Sumatran Tigress Devours Own Cubs; Reasons May Hint At Why Species Is Endangered

Hana, a Sumatran tigress who lives at the Jerusalem Biblical Zoo, is rare for many reasons. She is one of what is believed to be less than 400 Sumatran tigers in the world, a truly endangered population. Just 32 were born in captivity last year, though zoologists remain cautiously optimistic as the Sumatran tigers’ numbers have increased from an all-time low of 180 in 2008.

The sheer scarceness of the species is one reason the grisly find on Monday morning was so sad to zookeepers. Not that there was much to find; when they they went to weigh the previously-thriving tiger cubs, they had simply vanished, with only small clues that their mother had eaten them during the night.

Hana gave birth to the three tiger cubs on November 19, and one died shortly after birth, which is not uncommon. Hana appeared to handle the loss normally and bonded appropriately with the other two tiger cubs, who were playful, healthy 5-week-olds at the time of their demise.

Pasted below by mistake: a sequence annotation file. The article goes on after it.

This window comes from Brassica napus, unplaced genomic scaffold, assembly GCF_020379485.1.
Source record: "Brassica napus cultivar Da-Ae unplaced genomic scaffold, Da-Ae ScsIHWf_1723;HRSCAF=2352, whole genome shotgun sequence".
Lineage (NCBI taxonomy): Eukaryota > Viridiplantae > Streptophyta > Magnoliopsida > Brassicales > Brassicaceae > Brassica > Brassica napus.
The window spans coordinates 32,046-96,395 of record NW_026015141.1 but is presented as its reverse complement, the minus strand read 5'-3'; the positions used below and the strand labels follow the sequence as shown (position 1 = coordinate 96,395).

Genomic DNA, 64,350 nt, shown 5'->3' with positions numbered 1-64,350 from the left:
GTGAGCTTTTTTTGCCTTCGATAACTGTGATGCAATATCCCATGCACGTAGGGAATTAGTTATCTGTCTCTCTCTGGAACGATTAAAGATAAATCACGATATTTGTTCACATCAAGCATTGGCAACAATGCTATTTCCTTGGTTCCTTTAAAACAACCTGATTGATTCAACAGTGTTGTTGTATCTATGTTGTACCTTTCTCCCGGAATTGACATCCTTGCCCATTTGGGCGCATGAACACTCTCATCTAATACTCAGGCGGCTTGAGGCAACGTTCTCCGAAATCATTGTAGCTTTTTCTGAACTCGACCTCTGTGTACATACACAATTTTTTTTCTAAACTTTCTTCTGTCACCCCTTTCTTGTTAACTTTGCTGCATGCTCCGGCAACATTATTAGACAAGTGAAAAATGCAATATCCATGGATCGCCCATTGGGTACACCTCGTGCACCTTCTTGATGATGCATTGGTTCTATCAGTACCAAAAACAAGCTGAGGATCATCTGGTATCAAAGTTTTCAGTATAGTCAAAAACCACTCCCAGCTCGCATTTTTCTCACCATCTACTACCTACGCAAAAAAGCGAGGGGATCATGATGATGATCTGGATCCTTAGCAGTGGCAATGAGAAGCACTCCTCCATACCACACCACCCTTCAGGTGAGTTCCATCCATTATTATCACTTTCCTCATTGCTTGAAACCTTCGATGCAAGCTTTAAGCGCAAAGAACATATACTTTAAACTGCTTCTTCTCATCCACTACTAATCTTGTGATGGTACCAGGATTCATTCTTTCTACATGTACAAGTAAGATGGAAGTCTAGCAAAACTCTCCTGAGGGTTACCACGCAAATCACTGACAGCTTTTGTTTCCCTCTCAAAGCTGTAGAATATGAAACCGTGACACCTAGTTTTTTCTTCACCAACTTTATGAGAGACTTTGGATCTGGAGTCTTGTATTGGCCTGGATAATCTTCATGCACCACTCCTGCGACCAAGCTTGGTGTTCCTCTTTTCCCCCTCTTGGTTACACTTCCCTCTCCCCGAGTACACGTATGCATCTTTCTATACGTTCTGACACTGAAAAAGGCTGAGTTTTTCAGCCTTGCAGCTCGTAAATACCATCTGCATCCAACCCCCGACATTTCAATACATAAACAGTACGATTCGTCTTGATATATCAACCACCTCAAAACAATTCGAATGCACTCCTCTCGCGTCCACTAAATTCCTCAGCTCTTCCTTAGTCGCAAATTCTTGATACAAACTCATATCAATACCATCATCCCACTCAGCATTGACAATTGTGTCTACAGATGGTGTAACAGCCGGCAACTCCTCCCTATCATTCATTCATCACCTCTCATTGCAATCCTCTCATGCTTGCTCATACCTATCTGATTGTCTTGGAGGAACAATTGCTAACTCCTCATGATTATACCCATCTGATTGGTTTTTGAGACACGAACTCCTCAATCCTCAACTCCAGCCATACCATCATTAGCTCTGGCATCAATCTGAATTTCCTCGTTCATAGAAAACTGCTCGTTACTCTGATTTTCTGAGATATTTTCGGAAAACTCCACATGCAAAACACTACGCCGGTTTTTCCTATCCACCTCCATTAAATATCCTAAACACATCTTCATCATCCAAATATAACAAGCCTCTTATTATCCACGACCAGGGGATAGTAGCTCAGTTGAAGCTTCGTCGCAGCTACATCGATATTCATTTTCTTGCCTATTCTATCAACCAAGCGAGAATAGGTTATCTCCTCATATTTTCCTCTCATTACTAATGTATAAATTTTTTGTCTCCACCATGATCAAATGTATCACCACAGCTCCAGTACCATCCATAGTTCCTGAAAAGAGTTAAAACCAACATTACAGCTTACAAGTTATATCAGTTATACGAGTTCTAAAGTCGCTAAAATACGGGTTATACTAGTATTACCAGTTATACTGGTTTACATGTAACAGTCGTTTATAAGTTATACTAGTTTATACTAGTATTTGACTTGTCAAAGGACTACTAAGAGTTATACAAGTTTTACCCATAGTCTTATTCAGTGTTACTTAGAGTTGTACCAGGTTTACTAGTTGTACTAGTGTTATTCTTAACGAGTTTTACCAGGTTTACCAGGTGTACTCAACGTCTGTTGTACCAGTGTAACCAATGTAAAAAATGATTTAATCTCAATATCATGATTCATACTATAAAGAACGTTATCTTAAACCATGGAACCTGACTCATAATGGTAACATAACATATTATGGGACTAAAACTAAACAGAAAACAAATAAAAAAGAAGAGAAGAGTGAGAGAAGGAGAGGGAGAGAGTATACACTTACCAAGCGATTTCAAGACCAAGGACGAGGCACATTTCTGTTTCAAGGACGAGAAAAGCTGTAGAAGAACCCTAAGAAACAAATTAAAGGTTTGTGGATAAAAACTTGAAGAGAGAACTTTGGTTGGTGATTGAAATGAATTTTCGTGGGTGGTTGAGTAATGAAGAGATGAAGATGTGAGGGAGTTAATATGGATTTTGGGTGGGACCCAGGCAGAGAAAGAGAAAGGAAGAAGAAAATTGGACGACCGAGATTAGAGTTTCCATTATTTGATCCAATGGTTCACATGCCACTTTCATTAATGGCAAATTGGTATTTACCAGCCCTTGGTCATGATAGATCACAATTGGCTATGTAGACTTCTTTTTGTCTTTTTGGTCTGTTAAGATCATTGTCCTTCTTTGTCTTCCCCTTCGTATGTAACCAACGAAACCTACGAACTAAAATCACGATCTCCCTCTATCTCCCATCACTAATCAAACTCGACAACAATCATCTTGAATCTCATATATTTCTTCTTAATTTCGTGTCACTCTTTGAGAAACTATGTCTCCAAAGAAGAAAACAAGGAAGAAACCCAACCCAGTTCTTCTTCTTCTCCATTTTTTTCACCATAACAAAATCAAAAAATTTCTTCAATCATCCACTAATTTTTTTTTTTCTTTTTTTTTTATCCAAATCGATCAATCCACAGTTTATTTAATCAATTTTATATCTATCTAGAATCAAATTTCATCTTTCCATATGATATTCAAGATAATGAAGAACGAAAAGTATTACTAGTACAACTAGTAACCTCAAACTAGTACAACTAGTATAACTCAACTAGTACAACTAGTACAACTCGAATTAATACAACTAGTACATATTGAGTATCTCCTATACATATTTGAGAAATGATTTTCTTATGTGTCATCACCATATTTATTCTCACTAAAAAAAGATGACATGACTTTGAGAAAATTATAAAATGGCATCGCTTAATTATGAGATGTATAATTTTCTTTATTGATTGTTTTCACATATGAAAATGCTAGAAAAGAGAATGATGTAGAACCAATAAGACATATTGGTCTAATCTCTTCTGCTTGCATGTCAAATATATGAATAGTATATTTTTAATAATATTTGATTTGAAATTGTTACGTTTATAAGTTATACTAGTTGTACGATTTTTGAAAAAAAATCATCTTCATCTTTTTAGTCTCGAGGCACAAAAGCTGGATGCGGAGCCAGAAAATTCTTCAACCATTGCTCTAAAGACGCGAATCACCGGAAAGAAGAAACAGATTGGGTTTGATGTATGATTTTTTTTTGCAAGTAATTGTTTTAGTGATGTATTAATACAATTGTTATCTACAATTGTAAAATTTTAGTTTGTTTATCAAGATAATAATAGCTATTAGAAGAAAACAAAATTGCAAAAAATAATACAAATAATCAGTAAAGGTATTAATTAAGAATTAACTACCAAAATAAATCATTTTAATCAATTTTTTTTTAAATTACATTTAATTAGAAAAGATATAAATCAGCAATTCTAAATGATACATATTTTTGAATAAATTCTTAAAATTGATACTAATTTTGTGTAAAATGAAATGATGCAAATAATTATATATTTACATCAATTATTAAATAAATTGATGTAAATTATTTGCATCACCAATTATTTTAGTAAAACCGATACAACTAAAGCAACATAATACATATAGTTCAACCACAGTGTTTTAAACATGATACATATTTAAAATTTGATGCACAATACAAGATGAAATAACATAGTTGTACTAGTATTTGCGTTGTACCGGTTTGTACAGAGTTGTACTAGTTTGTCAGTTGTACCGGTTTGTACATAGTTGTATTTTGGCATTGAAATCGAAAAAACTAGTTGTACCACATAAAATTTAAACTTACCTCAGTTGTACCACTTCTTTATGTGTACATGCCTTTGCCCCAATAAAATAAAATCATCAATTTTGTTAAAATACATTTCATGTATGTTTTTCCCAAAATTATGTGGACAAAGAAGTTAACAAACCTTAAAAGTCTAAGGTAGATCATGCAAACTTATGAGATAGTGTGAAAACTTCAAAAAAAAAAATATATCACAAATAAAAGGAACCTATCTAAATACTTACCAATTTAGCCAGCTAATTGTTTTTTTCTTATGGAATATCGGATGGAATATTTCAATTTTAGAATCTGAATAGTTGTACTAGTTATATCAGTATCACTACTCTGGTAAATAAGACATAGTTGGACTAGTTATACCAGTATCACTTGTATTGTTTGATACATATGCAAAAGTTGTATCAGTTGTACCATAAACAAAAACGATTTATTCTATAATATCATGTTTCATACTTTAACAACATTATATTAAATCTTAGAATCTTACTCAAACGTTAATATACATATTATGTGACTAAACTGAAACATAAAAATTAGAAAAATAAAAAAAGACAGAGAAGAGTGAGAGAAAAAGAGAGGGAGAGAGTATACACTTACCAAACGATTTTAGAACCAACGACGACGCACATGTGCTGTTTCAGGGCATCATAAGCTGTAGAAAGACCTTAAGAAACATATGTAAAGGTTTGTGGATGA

The Times noted that Sumatran Tigress mothers have been known to kill and eat their young if they are stressed, hungry, or seeking to mate, but none of those conditions seemed to apply to Hana, which was why zookeepers were taken by sad surprise. Nili Avni-Magen, the zoo’s chief vet, discovered the rare occurrence when she went to weigh the cubs.

“This was a complete surprise. We truly thought we were beyond this and that she was on the right path.”

Anvi-Magen stated that while she was “very, very sad” this is not completely unheard of.

“This zoo will learn the lessons. It could be that this is connected to the behavior of the male.”

Anvi-Magen did not elaborate what the male’s behavior was, who was believed to be separated from the mother and cubs as is typical in the post-natal period.

The Jerusalem Biblical Zoo, which showcases animals featured in the Hebrew Bible, has an especially impressive mating record in terms of endangered species compared to other zoos, and has been instrumental in building up the population of Sumatran tigers. That’s one reason that the loss of the cubs was such a devastating blow; the endangered species is now two few less.

While the loss of the two little Sumatran tigers is disappointing, it is also a way for zoologists to learn about reasons of near-extinction and may possibly help them to intervene in future situations such as this.

There was no comment on when, or if, Hana would be expected be bred again, or with the same male tiger that produced the now deceased cubs.